So you finally figured out what you’d like to do with your career now, but are still afraid to jump ship. What if the new company doesn’t share your values? What if you lose flexibility, or your co-workers aren’t as motivated as you are?
Finding the right fit is just as important as figuring out what you want to do. On the hiring side, companies want to make sure they get the right person for the job, but too often that has created space for bias toward hiring people who are already like everyone else at the company.
In Vervoe’s article Stop Trying to Find the Elusive Culture Fit, author Omer Molad brings up a positive trend on the hiring side of the job hunt. Companies are finally starting to get away from finding the right “culture fit,” and instead focusing on matching values and skills. “For a company to be innovative and continuously create new ideas, products and services, they need a diverse group of people to contribute to the culture. By hiring the same old types of people, your company will simply create the same old things over and over again,” states Molad. Companies are starting to change this by looking for someone who fits the values of the company, versus the personality of the team.
One way to make sure that you land in the right place for you is to examine a potential company’s values, before and during an interview. What is their mission statement? Do they actively demonstrate it? Do they have a vision for where they’re going? What values do their current projects demonstrate- Innovation? Efficiency? Justice?
Of course, it won’t matter what your potential new company’s values are if you don’t know your own. What do you feel is so important that you would defend it no matter what? If you had to have this one statement on your headstone, how would you finish the sentence? “(Your name) stood for ______.” What’s important to you?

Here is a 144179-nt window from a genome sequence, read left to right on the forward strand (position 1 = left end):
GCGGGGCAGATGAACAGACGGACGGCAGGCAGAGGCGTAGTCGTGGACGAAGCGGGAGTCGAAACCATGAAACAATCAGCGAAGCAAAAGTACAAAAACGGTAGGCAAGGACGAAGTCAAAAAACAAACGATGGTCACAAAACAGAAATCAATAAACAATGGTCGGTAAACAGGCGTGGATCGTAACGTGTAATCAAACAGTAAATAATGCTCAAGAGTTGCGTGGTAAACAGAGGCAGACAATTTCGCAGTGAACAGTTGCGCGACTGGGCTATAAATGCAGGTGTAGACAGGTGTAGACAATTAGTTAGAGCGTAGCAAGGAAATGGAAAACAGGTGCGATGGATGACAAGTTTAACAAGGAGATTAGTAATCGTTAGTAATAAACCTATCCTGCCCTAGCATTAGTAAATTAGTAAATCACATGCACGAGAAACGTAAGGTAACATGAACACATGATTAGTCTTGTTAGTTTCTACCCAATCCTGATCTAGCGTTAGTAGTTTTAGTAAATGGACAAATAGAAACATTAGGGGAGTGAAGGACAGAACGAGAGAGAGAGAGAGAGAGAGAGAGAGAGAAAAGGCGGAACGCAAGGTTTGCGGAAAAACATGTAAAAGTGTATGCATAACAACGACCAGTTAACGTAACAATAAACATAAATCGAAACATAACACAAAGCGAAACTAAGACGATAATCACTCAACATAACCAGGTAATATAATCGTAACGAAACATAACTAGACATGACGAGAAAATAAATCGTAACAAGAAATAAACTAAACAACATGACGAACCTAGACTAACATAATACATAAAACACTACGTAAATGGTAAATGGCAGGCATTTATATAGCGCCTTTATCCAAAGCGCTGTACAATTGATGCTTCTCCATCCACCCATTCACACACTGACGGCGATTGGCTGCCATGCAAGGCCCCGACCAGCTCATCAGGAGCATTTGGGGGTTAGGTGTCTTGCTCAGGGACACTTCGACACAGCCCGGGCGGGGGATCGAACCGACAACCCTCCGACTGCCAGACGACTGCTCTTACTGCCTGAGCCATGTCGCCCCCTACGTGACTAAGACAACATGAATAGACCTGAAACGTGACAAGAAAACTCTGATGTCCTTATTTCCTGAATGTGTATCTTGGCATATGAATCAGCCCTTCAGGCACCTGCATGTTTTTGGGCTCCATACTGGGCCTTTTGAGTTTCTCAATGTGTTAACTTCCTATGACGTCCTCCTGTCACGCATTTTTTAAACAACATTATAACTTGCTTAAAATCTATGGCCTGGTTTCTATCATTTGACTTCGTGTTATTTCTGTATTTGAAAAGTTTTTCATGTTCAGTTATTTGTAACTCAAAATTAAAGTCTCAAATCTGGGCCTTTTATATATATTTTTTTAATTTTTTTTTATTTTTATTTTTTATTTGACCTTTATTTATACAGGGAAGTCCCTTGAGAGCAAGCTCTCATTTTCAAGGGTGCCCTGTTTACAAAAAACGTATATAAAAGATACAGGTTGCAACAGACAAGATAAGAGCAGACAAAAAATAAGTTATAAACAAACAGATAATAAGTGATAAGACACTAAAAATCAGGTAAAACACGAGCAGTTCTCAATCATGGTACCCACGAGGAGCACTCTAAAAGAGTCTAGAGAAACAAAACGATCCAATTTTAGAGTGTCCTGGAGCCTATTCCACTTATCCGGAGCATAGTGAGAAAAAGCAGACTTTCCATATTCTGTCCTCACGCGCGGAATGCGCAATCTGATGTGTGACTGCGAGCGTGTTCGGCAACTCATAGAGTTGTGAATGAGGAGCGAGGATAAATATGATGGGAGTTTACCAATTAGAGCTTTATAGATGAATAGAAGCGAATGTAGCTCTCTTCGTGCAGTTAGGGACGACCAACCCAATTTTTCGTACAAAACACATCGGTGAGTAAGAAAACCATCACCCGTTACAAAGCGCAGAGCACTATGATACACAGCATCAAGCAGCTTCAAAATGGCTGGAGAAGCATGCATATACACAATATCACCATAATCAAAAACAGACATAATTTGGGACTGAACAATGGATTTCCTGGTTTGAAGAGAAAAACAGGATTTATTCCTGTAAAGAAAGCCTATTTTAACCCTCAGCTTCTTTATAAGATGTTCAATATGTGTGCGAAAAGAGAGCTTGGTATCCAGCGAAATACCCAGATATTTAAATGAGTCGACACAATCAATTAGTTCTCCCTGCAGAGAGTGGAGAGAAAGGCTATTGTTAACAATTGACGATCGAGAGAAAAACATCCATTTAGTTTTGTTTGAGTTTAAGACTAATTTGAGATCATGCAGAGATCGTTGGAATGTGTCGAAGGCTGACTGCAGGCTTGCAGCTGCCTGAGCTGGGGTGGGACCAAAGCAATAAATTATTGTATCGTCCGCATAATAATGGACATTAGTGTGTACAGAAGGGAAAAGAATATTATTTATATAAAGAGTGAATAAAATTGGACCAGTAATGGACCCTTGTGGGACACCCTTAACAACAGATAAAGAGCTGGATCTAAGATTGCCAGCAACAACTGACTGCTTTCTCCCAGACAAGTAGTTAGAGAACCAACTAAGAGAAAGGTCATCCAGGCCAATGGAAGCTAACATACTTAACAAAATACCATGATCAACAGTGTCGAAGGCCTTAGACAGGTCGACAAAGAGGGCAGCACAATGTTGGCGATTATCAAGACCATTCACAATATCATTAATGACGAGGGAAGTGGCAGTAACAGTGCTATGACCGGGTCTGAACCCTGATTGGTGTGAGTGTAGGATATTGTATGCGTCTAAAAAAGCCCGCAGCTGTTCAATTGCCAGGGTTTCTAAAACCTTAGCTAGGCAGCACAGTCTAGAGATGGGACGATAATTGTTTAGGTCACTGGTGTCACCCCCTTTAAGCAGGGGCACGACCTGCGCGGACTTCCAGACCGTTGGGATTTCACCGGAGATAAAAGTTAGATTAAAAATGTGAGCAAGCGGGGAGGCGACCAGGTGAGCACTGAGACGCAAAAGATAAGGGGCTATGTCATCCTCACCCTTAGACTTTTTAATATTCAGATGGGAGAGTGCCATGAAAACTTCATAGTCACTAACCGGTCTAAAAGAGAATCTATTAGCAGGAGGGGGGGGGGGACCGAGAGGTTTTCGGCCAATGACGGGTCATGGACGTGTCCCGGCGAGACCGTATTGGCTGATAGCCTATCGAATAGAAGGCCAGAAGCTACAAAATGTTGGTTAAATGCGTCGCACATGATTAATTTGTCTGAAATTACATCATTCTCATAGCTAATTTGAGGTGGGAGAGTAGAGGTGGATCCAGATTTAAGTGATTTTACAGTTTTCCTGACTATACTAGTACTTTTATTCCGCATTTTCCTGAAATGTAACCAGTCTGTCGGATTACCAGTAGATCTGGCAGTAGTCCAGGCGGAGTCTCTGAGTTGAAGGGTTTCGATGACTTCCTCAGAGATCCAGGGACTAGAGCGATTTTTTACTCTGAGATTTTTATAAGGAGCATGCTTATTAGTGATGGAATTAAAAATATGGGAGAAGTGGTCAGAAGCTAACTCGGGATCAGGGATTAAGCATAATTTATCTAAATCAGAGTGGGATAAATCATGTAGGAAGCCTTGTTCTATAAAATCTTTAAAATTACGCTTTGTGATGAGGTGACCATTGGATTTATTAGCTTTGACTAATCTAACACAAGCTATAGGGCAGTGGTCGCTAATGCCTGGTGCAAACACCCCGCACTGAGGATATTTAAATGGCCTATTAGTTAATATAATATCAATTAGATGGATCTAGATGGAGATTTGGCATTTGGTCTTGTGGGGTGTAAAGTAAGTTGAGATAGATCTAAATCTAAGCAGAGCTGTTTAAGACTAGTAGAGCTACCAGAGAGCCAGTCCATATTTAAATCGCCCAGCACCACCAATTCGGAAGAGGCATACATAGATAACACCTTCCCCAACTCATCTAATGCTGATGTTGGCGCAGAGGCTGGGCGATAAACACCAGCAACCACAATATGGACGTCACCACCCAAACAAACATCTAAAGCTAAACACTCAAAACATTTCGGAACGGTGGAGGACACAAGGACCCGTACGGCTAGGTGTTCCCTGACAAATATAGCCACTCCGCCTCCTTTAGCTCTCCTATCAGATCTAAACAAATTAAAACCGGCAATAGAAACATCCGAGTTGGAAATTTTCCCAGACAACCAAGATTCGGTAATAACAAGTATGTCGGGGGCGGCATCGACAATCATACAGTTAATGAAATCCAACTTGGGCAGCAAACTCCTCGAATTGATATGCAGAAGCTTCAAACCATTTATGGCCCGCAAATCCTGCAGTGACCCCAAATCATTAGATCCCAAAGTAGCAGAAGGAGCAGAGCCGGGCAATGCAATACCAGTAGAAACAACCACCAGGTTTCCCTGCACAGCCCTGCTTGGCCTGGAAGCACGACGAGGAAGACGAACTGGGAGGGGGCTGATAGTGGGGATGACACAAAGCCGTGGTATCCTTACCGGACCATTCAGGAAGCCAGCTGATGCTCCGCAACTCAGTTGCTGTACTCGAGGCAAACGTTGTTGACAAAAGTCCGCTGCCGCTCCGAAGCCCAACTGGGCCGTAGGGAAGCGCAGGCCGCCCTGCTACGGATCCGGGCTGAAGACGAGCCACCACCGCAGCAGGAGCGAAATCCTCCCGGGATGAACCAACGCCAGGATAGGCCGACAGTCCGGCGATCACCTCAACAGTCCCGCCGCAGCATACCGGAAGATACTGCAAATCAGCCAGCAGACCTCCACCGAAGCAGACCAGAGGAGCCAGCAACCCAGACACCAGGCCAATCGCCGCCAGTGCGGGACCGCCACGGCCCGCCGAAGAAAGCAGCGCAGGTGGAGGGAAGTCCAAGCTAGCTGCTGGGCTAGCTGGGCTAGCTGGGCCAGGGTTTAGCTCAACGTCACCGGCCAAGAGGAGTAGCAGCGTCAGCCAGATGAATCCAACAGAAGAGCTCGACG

How would you ideally like to live out your values in a work environment? If your values center more around things that don’t take place at work, like family, does the company you are applying to value family? What is their family leave policy? Do they have a pumping room? Can you come and go as needed to pick up a child, as long as you get your work done?
These are all questions that you should research before accepting a new role. Use your best judgment about some questions and leave them to informational interviews with current employees, rather than in an interview setting. To gauge value alignment within a formal interview, you can try, “As a mission-driven person, I really value _____. How does this company demonstrate its commitment to _____?”
If you just aren’t sure what your core values are, there are many ways to find out pretty quickly. I really like the free Values Card Sort. You simply print the cards, cut them, and then organize in three categories: Not Important to Me, Important to Me and Very Important to Me. Once the Very Important To Me cards are chosen, get rid of the rest of the cards and focus on organizing what remains from absolutely essential to you to simply very important.
As Molad writes, “If your employees aren’t aligned with your company’s core values with the skills needed to do their jobs, whether they “fit” into the company culture won’t matter anyway.” This goes both ways- clients repeatedly tell me how relieved and fulfilled they are once they get into an organization that operates under the same set of core values. Can you imagine what it might be like to get to live out your core values all the time, even at work? It really does change everything.
Life Purpose and Career Coach
Career Clarity Now